Image of Photo of man in fields

The other half billion: rural development in China

The China Centre lecture on Thursday 3 June 2021 was given by Professor Robert Ash, Emeritus Professor at SOAS, University of London, and Founder and Professorial Research Associate of the Centre of Taiwan Studies at SOAS.

Agriculture is central to understanding China's history. Ensuring that one-fifth of the world's population has enough to eat has been the key preoccupation for China's rulers over the course of more than 2000 years. China has fed this huge population on only around 11% of the world's arable land with 6% of its water supply. The unique features of China's agriculture, with a central role for water supply, are key to understanding why China has been a united country for most of that time.

Professor Ash's lecture reminded the audience that agriculture remains centrally important for China's policy-makers even though around three-fifths of the population now lives in urban areas. Failure of agricultural policies were the principal cause of China's famine in 1959-61.

China's rural reforms between 1978 and 1983 made a major contribution to the huge reduction in poverty in China during the era of Reform and Opening-up. Despite the greatly increased diversification of Chinese people's diet over the past forty years, food grain supply remains the key issue in China's agricultural policy. Despite increased food imports in recent years, notably soya beans, imports supply less than 2% of China's grain consumption.

Professor Ash emphasised the huge differences between the nature and performance of agriculture between different regions of China.

Topics covered in the Q&A session included: food safety; environmental challenges in the Chinese countryside; the role of the USA in China's food imports; and the consequences of the changing age structure in China's rural areas.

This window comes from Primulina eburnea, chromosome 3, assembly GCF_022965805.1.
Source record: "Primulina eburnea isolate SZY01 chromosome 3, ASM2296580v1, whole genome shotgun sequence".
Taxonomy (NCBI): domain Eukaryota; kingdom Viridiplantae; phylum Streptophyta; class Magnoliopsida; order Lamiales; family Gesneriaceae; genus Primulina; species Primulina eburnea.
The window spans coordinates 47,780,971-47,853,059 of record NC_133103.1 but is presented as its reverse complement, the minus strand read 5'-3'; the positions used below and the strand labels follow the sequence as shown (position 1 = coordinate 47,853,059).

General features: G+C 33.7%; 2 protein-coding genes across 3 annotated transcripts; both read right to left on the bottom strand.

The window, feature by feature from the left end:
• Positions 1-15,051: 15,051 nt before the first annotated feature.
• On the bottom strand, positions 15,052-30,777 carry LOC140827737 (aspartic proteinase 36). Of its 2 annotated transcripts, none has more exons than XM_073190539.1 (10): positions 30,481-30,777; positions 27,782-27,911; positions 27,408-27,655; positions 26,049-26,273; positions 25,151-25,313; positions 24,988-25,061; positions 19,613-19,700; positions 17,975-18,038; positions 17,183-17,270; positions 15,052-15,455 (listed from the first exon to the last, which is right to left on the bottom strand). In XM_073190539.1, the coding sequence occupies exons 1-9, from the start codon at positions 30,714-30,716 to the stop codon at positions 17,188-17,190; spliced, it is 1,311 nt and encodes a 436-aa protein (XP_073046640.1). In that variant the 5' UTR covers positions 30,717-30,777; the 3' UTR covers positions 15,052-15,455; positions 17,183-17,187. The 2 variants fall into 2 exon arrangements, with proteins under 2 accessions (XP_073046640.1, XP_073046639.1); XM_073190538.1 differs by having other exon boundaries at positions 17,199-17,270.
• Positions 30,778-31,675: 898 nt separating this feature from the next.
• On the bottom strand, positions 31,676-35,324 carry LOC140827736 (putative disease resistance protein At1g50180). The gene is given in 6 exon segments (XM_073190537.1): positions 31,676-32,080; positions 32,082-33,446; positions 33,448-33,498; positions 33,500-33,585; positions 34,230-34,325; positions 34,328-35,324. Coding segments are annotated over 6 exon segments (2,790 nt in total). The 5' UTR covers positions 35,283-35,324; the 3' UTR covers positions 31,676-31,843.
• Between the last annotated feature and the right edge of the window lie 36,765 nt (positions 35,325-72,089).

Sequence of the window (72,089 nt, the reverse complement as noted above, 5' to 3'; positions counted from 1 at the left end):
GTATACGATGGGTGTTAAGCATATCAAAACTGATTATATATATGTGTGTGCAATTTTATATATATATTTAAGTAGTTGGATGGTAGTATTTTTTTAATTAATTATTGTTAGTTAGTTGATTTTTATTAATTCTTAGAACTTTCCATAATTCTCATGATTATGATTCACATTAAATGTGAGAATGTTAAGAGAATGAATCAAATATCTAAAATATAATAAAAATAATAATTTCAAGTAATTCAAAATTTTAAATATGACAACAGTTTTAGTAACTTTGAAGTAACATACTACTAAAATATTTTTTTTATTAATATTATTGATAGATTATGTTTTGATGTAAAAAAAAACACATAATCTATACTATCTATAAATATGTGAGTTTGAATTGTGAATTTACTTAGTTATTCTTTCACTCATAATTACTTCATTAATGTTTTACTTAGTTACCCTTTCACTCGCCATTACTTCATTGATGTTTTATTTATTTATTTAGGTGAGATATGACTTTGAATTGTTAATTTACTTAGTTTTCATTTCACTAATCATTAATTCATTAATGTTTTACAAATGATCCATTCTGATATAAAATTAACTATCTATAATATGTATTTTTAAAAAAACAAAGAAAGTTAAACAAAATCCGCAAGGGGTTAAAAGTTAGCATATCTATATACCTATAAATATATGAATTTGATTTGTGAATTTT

Professor Robert Ash is an Emeritus Professor at SOAS, University of London, and Founder and Professorial Research Associate of the Centre of Taiwan Studies at SOAS. Before his retirement in 2020 he was a Professorial Fellow of the SOAS China Institute and Professor of Economics with reference to China and Taiwan. From 1986 to 1995 he was Head of the Contemporary China Institute at SOAS; during 1997-2001 he was Director of the EU-China Academic Network.

From 1999 to 2013 Professor Ash was Director of the SOAS Taiwan Studies Programme and its Centre of Taiwan Studies. In 2012 he received the Freedom Medal of Diplomacy from the Ministry of Foreign Affairs of the ROC Government in recognition of his efforts on behalf of Taiwan Studies in the UK and elsewhere in Europe.

Professor Ash has held visiting research and teaching positions at universities in Australia, Hong Kong, France and Italy. He has been researching China for more than 40 years and has published widely on development issues relating to China, as well as on Taiwan and Hong Kong.